When drafting arbitration provisions in international
agreements, it is important to be aware of legal developments in
both the jurisdiction selected as the arbitral seat, and any
jurisdiction where an award may be enforced. Parties to
international arbitration agreements often assume that signatories
to the New York Convention and those countries adopting the
UNCITRAL Model Law will respect the principles set out therein;
however, some countries have applied those principles in ways that
can be surprising for the unsuspecting.
Until recently, contrary to the interpretation given in many
UNCITRAL Model Law signatory countries, Indian courts asserted
jurisdiction over arbitration proceedings seated outside of India,
provided Indian law was the substantive law of the contract. As
there are many trade and investment opportunities for Canadian
businesses in the Indian market, it is important to understand how
Indian courts approach foreign arbitration proceedings.
Applying the rationale in Bhatia International, Indian arbitral
jurisprudence had developed so as to grant Indian courts
supervision over foreign arbitration proceedings where parties
chose Indian law to govern their agreements. For example, there was
precedent giving Indian courts the power to appoint arbitrators to
conduct arbitration proceedings seated in foreign
Bharat Aluminium Co. rejected this approach and applied the
territoriality principle endorsed under the UNCITRAL Model Law,
which provides that the law relating to the conduct of arbitration
proceedings should be governed by the law of the forum. Using this
principle, the Supreme Court found that English law would govern
the arbitration procedure for the London seated arbitration in
question, but the substantive laws of India would be used to
construe the agreement that had been formed between the parties. In
effect, the decision restricts interference from the Indian
judiciary when proceedings applying the substantive laws of India
are conducted outside of India.
Part 1 of India's Arbitration and Conciliation Act,
Part 1 of the Arbitration and Conciliation Act, 1996 (the Act)
regulates the commencement and conduct of arbitration proceedings
as well as the challenge, recognition and enforcement of awards.
Section 2(2) of the Act states that Part 1 applies when the
"place of arbitration is in India."
In the earlier case of Bhatia International, the Supreme Court
decided that because the Act did not specify whether Part 1 applied
only to proceedings in India, the application of Part 1 could
extend to arbitrations heard outside of India. The application of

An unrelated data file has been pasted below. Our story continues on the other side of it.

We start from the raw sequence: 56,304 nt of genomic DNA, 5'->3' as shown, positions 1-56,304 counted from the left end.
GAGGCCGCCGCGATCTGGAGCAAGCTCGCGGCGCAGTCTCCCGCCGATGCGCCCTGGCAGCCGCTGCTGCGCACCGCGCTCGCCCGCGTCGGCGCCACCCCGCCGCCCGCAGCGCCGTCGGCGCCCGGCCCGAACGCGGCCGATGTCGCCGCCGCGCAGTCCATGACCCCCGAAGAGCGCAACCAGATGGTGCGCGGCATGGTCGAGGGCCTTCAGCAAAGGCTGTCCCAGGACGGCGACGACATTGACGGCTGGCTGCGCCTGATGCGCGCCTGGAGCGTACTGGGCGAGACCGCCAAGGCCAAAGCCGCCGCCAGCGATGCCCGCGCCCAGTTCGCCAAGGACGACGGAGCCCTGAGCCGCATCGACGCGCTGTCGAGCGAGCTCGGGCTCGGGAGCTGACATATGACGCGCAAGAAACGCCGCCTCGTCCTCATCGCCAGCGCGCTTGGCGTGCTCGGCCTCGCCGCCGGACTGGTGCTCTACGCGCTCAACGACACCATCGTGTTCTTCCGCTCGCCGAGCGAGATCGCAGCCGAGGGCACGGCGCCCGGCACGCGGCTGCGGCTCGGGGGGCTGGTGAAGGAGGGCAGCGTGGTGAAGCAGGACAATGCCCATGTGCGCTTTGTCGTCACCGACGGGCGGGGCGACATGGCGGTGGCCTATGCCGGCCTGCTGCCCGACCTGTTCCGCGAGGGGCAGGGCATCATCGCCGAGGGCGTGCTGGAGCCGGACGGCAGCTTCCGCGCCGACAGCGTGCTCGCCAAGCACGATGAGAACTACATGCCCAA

Part 1 was held to be compulsory for arbitrations heard in India,
but also possible for those proceedings heard in other countries,
unless the parties had expressly or implicitly rejected this
reading. As a result, Indian courts began to take an
interventionist approach to arbitration proceedings pursuant to
Part 1, with the intention of making proceedings in foreign
jurisdictions subject to the law governing proceedings in
The Supreme Court in Bharat Aluminium Co. refused to interpret
Part 1 in accordance with the principles set out in Bhatia
International. The court found that the scheme of the Act signalled
Parliament's intention to conform to the territorial principles
of the UNCITRAL Model Law and the standards set out in the New York
Convention. According to Bharat Aluminium Co., the "place of
arbitration" referenced in Part 1 means the place of the
arbitral seat. In other words, Part 1 applies only when the seat of
arbitration is in India.
It is important to note that the law as set out in Bharat
Aluminium Co. only applies to arbitration agreements executed on or
after September 7, 2012; therefore, Indian courts will still have
the ability to interfere in arbitrations seated outside India for
agreements made before September 7, 2012. Accordingly, the impact
of the decision in Bhatia International may still be a
consideration for a dispute that arises under older contracts.
The decision in Bharat Aluminium Co. is a welcome change that
brings Indian arbitration law in line with the UNCITRAL Model Law
as well as jurisprudence in other major commercial centres.
The content of this article is intended to provide a general
guide to the subject matter. Specialist advice should be sought
about your specific circumstances.
Specific Questions relating to this article should be addressed directly to the author.
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